Tag: exhibition

Sluice Magazine, Autumn/Winter 19-20

Sluice Magazine, Autumn/Winter 19-20

The latest issue of Sluice magazine is out now. The theme this time is looking to the natural world and to deep time for survival strategies. As usual I wrote an article for the magazine, and there's the now traditional cheeky decontextualised quote from it on the back cover... Londonians may wish to join us … Continue reading Sluice Magazine, Autumn/Winter 19-20

SOUZOU: OUTSIDER ART FROM JAPAN

SOUZOU: OUTSIDER ART FROM JAPAN

CAREER SUICIDE

The Wellcome Trust, London, 28th March–30th June 2013

Having seen this great exhibition of so-called Outsider Art– i.e. art by untrained people in care– I’m more convinced than ever that there’s either an absolutely massive number of respected contemporary artists running around with serious but undiagnosed mental illnesses and learning disabilities… or going to art school, having an MA or a PhD, knowing the right people in the art world, being shown in the “right” [sic] galleries, and being spoken of and approved of in high level critical discourses around contemporary art all signify absolutely bugger all about an artist’s talent or ability in most cases. Because there’s basically no difference between much of the work in Souzou and much of the work to be seen in contemporary art galleries and art fairs all over the developed world. Except possibly there’s a slight difference in the sense that…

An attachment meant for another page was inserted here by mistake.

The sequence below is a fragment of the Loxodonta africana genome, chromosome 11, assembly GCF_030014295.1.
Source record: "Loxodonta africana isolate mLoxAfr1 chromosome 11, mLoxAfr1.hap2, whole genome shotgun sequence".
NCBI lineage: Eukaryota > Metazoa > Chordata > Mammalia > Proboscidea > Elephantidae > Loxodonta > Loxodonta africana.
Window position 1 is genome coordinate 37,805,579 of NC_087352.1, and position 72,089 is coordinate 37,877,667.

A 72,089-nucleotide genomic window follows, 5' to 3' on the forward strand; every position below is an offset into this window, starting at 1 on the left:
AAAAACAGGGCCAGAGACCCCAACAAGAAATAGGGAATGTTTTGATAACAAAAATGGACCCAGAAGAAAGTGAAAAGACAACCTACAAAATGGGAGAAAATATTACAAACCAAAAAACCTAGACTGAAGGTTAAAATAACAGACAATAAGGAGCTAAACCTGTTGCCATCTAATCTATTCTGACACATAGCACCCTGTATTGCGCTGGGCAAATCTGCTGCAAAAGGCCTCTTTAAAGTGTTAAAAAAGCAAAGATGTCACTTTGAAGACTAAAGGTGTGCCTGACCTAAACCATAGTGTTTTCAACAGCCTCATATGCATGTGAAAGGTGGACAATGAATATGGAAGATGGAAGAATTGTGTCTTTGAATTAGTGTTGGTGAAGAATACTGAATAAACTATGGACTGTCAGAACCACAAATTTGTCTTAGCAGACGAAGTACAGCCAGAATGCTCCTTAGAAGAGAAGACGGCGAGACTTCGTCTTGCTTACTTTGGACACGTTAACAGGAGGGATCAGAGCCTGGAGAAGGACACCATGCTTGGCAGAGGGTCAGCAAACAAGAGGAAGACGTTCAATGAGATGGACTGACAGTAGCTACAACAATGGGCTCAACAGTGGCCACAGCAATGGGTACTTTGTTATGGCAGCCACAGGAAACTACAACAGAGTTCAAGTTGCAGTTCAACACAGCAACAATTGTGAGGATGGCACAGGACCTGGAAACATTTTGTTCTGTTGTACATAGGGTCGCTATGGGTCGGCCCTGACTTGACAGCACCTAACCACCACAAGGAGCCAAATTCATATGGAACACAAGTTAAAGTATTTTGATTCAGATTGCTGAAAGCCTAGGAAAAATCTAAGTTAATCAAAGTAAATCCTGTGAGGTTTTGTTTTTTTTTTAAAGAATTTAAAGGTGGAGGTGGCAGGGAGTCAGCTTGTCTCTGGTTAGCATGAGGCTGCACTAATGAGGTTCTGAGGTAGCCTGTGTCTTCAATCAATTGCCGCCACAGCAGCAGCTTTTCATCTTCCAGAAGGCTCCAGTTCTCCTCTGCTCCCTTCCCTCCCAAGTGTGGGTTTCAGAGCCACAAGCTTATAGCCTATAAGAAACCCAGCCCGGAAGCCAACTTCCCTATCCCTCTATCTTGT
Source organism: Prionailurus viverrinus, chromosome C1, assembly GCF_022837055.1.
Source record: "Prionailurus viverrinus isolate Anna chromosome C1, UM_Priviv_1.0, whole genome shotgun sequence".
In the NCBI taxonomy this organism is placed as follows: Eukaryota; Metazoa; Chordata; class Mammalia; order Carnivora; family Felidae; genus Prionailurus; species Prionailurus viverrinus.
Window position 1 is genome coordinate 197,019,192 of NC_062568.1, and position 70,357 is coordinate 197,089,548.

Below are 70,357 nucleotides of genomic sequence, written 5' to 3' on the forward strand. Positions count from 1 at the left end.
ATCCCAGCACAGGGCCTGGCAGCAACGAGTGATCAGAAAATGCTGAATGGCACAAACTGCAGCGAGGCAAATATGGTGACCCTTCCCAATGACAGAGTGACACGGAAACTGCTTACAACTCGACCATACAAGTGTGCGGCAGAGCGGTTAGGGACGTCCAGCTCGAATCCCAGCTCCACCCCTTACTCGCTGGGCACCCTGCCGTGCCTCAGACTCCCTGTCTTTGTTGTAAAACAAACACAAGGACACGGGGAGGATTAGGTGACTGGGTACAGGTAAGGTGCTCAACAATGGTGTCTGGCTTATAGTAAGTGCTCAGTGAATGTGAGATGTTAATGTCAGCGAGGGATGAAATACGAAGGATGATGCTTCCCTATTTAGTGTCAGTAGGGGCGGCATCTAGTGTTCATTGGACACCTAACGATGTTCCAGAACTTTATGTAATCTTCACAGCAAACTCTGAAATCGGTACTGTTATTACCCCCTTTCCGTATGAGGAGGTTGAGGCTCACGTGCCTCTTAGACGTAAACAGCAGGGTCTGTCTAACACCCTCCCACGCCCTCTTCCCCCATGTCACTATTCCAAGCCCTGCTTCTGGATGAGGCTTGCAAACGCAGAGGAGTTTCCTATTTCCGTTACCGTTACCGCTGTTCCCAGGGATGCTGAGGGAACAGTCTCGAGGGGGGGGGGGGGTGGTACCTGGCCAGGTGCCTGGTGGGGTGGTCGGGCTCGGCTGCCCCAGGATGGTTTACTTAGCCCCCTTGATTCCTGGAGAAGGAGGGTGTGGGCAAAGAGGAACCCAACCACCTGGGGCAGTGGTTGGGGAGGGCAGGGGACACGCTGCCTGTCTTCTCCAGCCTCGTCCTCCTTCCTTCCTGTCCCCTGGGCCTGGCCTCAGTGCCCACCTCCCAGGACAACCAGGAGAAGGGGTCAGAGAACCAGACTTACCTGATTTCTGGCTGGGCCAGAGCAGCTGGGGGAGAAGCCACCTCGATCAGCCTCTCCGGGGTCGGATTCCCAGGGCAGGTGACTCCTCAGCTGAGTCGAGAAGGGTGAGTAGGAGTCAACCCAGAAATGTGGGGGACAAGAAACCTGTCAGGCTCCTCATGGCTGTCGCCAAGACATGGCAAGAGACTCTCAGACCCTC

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UNKNOWN PLEASURES

UNKNOWN PLEASURES

CAREER SUICIDE

ICE AGE ART: ARRIVAL OF THE MODERN MIND, BRITISH MUSEUM, LONDON, 7th FEBRUARY-23rd MAY 2013

My review of Ice Age Art at the British Museum goes like this: it’s interesting, go and see it. The British Museum is one of my favourite museums in the world anyway; how could it not be when it’s full of all the brilliant stuff we plundered from around the world while we had an empire and we could get away with it? Their little Ice Age video installation is quite poor, though. Provincial Chinese museum of Communist art level of quality. Seriously, British Museum, I’m a professional and I do that kind of thing for a living: email me. Or at least contact somebody who knows what they’re doing.

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